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Mariah Flynn ’18, a Human Development and Social Relations major from Kodak, Tenn., says the completion grant allows her to focus on her studies.

EC awarding more support to keep students with financial need on track for graduation

April 16, 2018

A major new college completion initiative at Earlham College this year is keeping students in the classroom who otherwise may be at risk of dropping out for financial reasons.

More than 60 students in strong academic standing have been approved for grants averaging $2,200 as part of the roll out of the three-year program.

“We believe in making the highest quality liberal arts education as affordable as possible, but we recognize that circumstances can change for students and their families that leave a financial burden they simply cannot meet,” President Alan Price says. “Now we can better support these deserving students as they work toward earning their degree.”

Earlham is recognized as a national leader for value in higher education every year by publishers of the most reputable college guides in the country, including Forbes, Kiplinger’s, Fiske, and the Princeton Review. The College’s distinctive approach to the liberal arts makes purposeful connections between classroom learning and experiential opportunities that position students to navigate careers from a multidisciplinary approach and develop skills most needed to excel in an increasingly globalized world. The addition of The EPIC Advantage — the offer of a funded internship, community project or research experience for all students — is an opportunity that is virtually unparalleled in American higher education.

“We noticed that among the small group of students withdrawing from the College, finances are often an underlying reason, a stress point,” says Bonita Washington-Lacey, senior associate vice president of academic affairs and director of accreditation activities. “In most cases, the financial gap is relatively small. This new initiative makes it possible to address this need before it becomes a barrier to their success.”

Nearly 30 percent of all students enrolled at Earlham are eligible for Pell Grants from the federal government and 90 percent of Earlham students receive some form of financial assistance from the College. This year’s grant recipients represent students enrolled at all levels of earning a degree.

“Even with financial aid, working jobs on and off campus, and receiving help from my parents, there were times I didn’t know if I’d be able to afford college and make it all the way through,” says Mariah Flynn ’18, a Human Development and Social Relations major from Kodak, Tenn.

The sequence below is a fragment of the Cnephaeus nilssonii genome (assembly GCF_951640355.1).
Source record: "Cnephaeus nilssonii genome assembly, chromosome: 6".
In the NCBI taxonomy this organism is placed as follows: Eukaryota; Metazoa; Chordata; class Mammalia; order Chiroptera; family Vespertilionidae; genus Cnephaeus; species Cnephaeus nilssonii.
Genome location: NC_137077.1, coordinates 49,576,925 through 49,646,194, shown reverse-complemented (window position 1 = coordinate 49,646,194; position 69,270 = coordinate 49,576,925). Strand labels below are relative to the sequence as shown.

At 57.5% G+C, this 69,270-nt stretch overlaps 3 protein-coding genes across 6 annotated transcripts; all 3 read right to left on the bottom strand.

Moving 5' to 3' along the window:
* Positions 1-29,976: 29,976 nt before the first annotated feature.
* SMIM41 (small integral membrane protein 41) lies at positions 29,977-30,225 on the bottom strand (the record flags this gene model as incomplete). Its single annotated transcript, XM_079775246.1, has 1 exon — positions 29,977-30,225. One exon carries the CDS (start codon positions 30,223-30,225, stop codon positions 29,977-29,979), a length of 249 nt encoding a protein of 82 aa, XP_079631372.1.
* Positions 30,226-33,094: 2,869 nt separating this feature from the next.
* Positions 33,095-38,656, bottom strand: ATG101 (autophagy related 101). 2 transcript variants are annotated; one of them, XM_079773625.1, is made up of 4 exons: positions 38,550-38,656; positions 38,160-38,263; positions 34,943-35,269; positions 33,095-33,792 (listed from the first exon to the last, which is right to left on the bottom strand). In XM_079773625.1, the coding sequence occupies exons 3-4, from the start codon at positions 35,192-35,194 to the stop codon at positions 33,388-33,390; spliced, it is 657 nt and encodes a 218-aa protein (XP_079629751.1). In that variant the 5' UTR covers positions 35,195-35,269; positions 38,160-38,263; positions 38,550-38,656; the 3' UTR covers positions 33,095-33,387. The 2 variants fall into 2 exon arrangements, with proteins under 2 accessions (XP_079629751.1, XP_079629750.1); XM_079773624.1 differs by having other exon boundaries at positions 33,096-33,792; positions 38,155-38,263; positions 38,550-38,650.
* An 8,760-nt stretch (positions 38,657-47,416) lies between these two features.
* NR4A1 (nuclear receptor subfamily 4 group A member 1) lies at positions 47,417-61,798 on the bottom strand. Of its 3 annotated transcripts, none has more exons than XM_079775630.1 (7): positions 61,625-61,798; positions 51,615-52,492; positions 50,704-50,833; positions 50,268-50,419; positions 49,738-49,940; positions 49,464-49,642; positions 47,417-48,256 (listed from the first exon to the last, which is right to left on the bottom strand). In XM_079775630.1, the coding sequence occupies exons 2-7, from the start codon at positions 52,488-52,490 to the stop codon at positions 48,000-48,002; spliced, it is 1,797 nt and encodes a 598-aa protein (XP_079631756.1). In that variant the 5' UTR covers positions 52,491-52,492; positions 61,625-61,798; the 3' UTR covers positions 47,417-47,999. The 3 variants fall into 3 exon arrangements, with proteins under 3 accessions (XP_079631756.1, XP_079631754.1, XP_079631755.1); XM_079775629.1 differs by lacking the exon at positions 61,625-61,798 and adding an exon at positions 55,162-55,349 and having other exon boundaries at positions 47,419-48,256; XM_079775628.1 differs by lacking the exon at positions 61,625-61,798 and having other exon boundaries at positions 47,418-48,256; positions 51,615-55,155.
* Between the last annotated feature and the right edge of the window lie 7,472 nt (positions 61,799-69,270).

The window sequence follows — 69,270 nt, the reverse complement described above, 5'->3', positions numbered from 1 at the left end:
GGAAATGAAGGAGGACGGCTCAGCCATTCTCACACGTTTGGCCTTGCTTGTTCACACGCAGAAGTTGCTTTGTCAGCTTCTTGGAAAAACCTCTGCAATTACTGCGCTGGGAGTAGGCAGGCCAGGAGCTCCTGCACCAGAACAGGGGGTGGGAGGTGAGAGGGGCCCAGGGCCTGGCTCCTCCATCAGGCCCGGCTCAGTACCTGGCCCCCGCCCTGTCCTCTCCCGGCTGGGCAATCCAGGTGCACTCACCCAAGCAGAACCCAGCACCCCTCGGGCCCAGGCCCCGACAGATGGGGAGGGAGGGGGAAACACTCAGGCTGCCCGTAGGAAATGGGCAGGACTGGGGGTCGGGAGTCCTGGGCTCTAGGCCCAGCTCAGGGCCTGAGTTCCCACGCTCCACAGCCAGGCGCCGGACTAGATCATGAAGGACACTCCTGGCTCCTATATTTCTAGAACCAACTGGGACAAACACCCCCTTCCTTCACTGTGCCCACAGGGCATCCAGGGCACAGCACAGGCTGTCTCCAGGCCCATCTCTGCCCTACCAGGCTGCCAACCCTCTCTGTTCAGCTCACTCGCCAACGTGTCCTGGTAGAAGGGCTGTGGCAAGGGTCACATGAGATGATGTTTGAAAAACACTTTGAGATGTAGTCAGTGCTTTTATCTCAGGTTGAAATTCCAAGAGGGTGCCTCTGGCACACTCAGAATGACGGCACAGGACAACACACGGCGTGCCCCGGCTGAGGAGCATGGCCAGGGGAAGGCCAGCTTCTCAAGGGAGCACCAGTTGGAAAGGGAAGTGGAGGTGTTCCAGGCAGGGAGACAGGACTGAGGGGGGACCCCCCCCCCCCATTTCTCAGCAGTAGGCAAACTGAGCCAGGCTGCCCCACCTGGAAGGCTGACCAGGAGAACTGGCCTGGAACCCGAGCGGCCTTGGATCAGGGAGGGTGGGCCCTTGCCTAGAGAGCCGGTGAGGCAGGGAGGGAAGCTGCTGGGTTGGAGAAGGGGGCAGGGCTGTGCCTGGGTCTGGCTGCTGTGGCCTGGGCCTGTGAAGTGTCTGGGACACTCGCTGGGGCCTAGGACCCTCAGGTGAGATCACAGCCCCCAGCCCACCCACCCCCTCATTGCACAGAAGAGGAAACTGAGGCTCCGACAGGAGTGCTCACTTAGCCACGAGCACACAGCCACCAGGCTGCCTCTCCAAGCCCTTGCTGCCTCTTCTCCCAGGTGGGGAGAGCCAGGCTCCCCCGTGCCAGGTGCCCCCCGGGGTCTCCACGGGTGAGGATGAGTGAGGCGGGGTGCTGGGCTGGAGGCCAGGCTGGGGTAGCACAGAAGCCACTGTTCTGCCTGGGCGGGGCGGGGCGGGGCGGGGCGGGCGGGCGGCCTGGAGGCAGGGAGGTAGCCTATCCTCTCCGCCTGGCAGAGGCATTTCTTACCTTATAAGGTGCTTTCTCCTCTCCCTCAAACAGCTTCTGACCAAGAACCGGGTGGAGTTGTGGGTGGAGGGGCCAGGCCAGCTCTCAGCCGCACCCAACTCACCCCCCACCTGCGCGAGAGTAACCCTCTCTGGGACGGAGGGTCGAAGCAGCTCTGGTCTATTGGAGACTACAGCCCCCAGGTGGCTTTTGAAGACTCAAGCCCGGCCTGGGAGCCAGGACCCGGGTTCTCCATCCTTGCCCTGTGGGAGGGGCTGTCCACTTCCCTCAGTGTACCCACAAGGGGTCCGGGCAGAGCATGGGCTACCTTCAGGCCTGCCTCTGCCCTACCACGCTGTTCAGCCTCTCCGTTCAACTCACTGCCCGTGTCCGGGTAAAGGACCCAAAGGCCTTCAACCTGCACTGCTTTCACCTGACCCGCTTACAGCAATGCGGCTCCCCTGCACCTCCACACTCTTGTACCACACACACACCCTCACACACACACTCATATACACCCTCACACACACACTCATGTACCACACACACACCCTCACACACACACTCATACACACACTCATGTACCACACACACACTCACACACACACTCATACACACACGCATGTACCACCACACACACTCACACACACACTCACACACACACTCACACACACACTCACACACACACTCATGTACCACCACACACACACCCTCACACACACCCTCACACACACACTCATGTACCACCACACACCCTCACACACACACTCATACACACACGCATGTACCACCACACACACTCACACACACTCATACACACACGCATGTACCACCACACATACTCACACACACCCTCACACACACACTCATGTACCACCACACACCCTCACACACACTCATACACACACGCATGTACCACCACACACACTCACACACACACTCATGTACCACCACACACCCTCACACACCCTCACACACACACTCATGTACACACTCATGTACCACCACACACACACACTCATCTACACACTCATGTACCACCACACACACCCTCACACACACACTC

“I’ve been behind on tuition payments every year, but this grant came at a time during my senior year when a lot of other things were going on in my life and the financial support took away a lot of the pressure I was feeling,” she says. “Now I can just focus on my studies in my final semester.”

Deshar -wilson -thomasDe’Shar Wilson-Thomas ’18 (right), an Education major with a focus on Mathematics from Goldsboro, N.C., was also a grant recipient.

“As I started taking upper level mathematics courses I was starting to have doubts about my course of study and I didn’t want to waste money taking classes I wouldn’t be successful with,” Wilson-Thomas says. “This grant gave me the financial security I was looking for as I met with my academic advisers, my coaches and the financial aid office to refocus my major to better support my aspirations in becoming a teacher.

“All four years of my Earlham experience have been a blessing,” he says. “I can’t thank everyone enough for what they’ve done for me.”

In addition to this new financial support initiative, Earlham also offers academic support for students that provides a clear path toward graduation. That includes centers devoted to writing and quantitative reasoning and an Academic Enrichment Center that provides tutoring and study strategies.

First-generation students, which represent about 20 percent of each incoming class, also can enroll in the Library Immersion Fellows Team (LIFT) program. Eligible students are matched with research librarians for a special seven-week course to build skills in scholarly research and public presentation that are essential to all students, regardless of major. LIFT students are also provided with an electronic device and are eligible to participate in all-expenses-paid study trips led by Earlham faculty. This year’s destination is Hawai’i.

Similarly, the Ronald E. McNair Postbaccalaureate Achievement Program is designed to prepare students who have traditionally been underrepresented in graduate studies for the journey leading to the Ph.D. Since the program was established on campus in 2009, graduates have gone on to earn doctorates in Law, English and Pharmacology.

— EC —

Earlham College, a national liberal arts college located in Richmond, Indiana, is a "College That Changes Lives." We expect our students to be fully present: to think rigorously, value directness and genuineness, and actively seek insights from differing perspectives. The values we practice at Earlham are rooted in centuries of Quaker tradition, but they also constitute the ideal toolkit for contemporary success.

Brian Zimmerman is director of media relations at Earlham College. He can be reached at 765-983-1256 and zimmebr@earlham.edu.

 

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